posted on Feb, 16 2010 @ 01:19 PM
The capitalism vs communism debate is a false comparison. Capitalism is an economic theory: it has nothing to say about form of govt; law & order;
foreign or defence policy, except that "the market" must exist. Communism is a full political ideology.
The only true comparison is in economics. Fully polarised then, the difference is between where the worth of anything is determined solely by what
people will pay for it (the market) & some govt body setting the price, likely with reference to Marx' ideas about intrinsic value based on the
labour it takes to provide (command economy). Philosophically, this is an irreconcileable dichotomy.
Despite being told we live under capitalism however, in practical reality, we have 2 economies running side by side. Some industry is considered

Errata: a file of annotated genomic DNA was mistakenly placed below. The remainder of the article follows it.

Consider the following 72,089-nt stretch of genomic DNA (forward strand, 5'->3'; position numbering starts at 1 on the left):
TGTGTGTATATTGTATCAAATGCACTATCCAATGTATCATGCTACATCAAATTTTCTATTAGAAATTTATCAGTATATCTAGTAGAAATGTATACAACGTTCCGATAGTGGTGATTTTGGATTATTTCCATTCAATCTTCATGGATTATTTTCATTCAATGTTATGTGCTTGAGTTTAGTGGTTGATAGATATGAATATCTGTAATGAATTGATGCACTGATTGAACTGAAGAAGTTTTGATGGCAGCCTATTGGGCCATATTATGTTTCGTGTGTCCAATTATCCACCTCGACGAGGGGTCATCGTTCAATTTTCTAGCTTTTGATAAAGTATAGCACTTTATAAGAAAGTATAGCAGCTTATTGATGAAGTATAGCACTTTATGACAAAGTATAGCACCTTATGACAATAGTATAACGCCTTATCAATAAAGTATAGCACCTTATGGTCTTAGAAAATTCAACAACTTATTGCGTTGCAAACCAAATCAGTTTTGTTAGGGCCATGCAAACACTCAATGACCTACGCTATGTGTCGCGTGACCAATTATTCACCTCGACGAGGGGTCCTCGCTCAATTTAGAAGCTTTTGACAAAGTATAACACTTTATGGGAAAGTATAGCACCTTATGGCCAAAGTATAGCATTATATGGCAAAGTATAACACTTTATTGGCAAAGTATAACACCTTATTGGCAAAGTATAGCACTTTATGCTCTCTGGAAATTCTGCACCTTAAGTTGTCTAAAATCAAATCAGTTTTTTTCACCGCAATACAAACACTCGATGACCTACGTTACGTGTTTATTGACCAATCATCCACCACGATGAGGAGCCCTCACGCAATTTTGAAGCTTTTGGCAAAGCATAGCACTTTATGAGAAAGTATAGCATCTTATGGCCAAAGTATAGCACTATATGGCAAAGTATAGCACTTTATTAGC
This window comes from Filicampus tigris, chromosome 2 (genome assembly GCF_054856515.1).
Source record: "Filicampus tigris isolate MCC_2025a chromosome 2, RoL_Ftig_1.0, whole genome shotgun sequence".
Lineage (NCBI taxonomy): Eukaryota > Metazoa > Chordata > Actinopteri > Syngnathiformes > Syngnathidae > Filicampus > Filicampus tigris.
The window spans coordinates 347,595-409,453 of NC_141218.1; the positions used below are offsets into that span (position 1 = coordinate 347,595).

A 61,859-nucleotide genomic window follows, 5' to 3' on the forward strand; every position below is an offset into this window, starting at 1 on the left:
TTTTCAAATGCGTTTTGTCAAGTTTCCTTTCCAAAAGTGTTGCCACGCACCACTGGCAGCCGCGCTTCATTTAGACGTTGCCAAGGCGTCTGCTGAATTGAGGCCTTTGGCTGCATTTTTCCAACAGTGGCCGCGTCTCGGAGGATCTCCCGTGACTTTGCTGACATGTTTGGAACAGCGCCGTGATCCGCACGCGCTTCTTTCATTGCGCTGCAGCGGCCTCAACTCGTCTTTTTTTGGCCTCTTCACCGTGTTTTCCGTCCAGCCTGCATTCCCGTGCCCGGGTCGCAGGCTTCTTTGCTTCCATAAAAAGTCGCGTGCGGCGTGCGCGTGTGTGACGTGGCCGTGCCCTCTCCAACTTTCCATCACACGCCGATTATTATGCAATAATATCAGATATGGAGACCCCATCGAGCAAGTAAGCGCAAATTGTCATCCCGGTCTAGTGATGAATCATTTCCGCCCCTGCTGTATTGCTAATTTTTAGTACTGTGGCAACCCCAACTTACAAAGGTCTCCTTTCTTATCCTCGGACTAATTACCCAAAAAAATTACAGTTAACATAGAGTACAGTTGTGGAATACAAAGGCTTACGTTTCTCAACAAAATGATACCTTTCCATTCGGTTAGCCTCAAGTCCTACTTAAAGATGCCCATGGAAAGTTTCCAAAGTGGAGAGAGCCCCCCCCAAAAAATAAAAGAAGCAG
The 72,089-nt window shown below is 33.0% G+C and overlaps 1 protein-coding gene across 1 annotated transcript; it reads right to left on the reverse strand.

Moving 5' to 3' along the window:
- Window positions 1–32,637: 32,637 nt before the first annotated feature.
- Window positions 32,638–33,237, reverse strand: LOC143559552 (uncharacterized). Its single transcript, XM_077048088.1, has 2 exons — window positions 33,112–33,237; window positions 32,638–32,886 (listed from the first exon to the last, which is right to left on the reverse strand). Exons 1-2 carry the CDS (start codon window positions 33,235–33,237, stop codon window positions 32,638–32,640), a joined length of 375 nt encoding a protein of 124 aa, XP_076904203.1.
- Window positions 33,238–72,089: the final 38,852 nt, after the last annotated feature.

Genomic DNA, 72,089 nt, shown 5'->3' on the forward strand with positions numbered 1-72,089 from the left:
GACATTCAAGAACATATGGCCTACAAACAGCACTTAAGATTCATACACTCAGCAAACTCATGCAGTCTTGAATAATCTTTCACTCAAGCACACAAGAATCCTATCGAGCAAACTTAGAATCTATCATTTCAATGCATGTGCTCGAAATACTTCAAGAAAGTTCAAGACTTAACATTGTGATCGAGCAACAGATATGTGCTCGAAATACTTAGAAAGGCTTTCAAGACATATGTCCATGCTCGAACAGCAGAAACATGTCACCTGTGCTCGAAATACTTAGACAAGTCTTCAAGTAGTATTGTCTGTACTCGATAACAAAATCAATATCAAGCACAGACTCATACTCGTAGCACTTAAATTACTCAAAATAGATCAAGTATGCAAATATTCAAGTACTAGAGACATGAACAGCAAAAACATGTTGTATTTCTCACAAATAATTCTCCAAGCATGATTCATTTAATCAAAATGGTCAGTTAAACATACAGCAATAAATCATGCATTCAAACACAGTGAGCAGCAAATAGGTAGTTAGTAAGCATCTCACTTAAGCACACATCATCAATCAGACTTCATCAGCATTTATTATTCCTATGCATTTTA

"strategic". Arms & Aerospace are obvious, but there are others. The price of the output is determined by negotiation between govt & producer, with
little or no reference to the market, but rather to the intrinsic value of the product based on strategy minus production costs plus whatever can be
extorted out of govt. This is similar to the EU Common Agricultural Policy, which keeps the price of food high by paying farmers not to produce, but
despite their constant complaints, stabilises the market preventing fluctuations from causing many to go bust all at once. Thus we maintain the
ability to suddenly increase food production should we ever need to, in time of war say. Recently, the same thinking has been expanded to "too big to
fail" financial institutions. These are all de facto command economy decisions. The capitalism we have is far from "free market" & subject to a
great deal of regulation & law, for the simple reason that, left to its own devices, the market does exactly what its supposed to prevent, ie stifle
innovation, by the inevitable formation of monopolies & cartels.
The problem lies in misunderstanding this fact.